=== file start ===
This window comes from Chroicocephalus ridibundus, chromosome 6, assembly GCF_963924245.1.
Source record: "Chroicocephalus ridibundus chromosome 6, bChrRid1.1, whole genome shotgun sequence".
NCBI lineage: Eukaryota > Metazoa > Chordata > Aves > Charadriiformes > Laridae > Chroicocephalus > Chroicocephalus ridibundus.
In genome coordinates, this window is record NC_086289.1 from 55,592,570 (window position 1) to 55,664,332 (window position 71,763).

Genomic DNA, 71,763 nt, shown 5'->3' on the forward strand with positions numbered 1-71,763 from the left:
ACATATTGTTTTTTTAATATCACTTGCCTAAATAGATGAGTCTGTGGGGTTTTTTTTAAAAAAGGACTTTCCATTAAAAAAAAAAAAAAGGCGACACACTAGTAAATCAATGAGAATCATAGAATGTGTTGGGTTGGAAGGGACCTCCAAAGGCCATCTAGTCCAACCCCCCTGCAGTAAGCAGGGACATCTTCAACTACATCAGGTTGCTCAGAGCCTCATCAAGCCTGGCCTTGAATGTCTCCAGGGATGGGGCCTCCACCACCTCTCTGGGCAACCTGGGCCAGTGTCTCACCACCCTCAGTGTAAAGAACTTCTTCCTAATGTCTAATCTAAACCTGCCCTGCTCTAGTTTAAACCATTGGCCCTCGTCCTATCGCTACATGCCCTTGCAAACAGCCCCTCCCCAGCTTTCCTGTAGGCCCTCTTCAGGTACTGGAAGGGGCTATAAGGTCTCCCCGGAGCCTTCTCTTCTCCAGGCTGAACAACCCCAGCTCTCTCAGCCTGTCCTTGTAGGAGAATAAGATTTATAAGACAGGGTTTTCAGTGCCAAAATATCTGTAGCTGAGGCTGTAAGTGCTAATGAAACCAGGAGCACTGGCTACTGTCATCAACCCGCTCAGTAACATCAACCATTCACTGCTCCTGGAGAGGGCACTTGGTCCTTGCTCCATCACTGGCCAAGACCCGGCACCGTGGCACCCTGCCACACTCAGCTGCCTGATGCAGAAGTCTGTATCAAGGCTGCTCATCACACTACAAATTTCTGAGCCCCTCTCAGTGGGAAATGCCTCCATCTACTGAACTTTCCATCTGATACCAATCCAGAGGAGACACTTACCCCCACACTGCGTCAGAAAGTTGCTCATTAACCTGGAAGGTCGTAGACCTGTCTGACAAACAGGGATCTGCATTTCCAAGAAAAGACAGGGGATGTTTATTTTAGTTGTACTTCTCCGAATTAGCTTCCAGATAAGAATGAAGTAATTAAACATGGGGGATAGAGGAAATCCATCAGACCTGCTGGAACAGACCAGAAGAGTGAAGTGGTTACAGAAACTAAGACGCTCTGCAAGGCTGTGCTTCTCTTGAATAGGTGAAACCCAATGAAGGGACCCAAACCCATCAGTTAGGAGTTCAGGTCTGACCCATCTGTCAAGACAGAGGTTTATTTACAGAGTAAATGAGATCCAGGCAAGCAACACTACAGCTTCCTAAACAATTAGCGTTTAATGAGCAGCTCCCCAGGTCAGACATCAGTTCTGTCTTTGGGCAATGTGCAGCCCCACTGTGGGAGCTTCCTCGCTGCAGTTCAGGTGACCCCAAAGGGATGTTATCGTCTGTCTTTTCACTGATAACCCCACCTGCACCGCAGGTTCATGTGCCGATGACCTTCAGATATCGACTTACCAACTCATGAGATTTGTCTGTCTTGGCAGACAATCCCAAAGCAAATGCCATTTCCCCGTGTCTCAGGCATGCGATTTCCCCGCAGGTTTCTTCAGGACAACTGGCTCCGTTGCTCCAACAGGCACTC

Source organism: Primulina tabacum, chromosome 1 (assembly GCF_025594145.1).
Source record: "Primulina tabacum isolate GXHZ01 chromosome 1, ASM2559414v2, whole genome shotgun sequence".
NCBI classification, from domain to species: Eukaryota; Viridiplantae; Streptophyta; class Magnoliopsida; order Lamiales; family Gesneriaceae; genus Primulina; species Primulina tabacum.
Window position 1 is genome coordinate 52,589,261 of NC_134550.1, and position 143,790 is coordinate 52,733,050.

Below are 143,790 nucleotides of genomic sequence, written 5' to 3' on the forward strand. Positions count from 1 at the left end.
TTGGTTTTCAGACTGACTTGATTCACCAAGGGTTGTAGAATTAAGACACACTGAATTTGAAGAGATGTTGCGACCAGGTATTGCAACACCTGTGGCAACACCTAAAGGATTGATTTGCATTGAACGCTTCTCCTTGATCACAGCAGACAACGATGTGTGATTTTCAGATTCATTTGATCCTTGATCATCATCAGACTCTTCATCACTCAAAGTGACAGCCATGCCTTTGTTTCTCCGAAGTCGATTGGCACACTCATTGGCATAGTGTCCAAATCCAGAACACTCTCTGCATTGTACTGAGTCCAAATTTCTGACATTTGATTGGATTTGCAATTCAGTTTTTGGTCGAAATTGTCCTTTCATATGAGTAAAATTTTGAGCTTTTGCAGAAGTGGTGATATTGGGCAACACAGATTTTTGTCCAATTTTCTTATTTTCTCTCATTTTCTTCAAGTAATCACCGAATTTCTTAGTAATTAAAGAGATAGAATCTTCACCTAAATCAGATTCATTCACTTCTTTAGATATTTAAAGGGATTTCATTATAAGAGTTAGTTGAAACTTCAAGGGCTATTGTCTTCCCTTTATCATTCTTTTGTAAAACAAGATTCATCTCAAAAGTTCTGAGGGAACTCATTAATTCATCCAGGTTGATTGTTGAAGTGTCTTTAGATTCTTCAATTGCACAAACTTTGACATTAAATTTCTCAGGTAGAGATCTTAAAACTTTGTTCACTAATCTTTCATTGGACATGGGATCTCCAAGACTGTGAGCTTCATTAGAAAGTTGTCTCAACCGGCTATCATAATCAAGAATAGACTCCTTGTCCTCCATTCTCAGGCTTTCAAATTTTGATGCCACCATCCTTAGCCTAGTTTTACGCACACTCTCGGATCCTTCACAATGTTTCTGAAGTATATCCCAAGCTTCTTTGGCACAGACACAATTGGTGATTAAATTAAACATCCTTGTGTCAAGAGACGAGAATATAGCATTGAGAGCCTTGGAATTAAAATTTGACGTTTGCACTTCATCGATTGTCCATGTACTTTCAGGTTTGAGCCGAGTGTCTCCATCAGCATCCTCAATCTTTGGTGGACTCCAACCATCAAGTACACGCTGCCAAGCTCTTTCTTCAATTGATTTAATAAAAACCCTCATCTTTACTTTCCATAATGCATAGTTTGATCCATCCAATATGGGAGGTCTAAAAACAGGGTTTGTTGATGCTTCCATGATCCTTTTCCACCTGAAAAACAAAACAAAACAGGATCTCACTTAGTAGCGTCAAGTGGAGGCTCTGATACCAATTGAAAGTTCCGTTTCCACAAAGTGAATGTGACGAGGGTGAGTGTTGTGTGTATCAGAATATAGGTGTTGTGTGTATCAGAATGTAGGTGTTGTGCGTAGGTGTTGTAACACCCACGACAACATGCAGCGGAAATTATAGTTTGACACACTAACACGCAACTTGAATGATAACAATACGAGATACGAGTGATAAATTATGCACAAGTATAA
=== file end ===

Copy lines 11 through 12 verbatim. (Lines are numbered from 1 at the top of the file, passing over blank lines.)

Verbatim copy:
Below are 143,790 nucleotides of genomic sequence, written 5' to 3' on the forward strand. Positions count from 1 at the left end.
TTGGTTTTCAGACTGACTTGATTCACCAAGGGTTGTAGAATTAAGACACACTGAATTTGAAGAGATGTTGCGACCAGGTATTGCAACACCTGTGGCAACACCTAAAGGATTGATTTGCATTGAACGCTTCTCCTTGATCACAGCAGACAACGATGTGTGATTTTCAGATTCATTTGATCCTTGATCATCATCAGACTCTTCATCACTCAAAGTGACAGCCATGCCTTTGTTTCTCCGAAGTCGATTGGCACACTCATTGGCATAGTGTCCAAATCCAGAACACTCTCTGCATTGTACTGAGTCCAAATTTCTGACATTTGATTGGATTTGCAATTCAGTTTTTGGTCGAAATTGTCCTTTCATATGAGTAAAATTTTGAGCTTTTGCAGAAGTGGTGATATTGGGCAACACAGATTTTTGTCCAATTTTCTTATTTTCTCTCATTTTCTTCAAGTAATCACCGAATTTCTTAGTAATTAAAGAGATAGAATCTTCACCTAAATCAGATTCATTCACTTCTTTAGATATTTAAAGGGATTTCATTATAAGAGTTAGTTGAAACTTCAAGGGCTATTGTCTTCCCTTTATCATTCTTTTGTAAAACAAGATTCATCTCAAAAGTTCTGAGGGAACTCATTAATTCATCCAGGTTGATTGTTGAAGTGTCTTTAGATTCTTCAATTGCACAAACTTTGACATTAAATTTCTCAGGTAGAGATCTTAAAACTTTGTTCACTAATCTTTCATTGGACATGGGATCTCCAAGACTGTGAGCTTCATTAGAAAGTTGTCTCAACCGGCTATCATAATCAAGAATAGACTCCTTGTCCTCCATTCTCAGGCTTTCAAATTTTGATGCCACCATCCTTAGCCTAGTTTTACGCACACTCTCGGATCCTTCACAATGTTTCTGAAGTATATCCCAAGCTTCTTTGGCACAGACACAATTGGTGATTAAATTAAACATCCTTGTGTCAAGAGACGAGAATATAGCATTGAGAGCCTTGGAATTAAAATTTGACGTTTGCACTTCATCGATTGTCCATGTACTTTCAGGTTTGAGCCGAGTGTCTCCATCAGCATCCTCAATCTTTGGTGGACTCCAACCATCAAGTACACGCTGCCAAGCTCTTTCTTCAATTGATTTAATAAAAACCCTCATCTTTACTTTCCATAATGCATAGTTTGATCCATCCAATATGGGAGGTCTAAAAACAGGGTTTGTTGATGCTTCCATGATCCTTTTCCACCTGAAAAACAAAACAAAACAGGATCTCACTTAGTAGCGTCAAGTGGAGGCTCTGATACCAATTGAAAGTTCCGTTTCCACAAAGTGAATGTGACGAGGGTGAGTGTTGTGTGTATCAGAATATAGGTGTTGTGTGTATCAGAATGTAGGTGTTGTGCGTAGGTGTTGTAACACCCACGACAACATGCAGCGGAAATTATAGTTTGACACACTAACACGCAACTTGAATGATAACAATACGAGATACGAGTGATAAATTATGCACAAGTATAA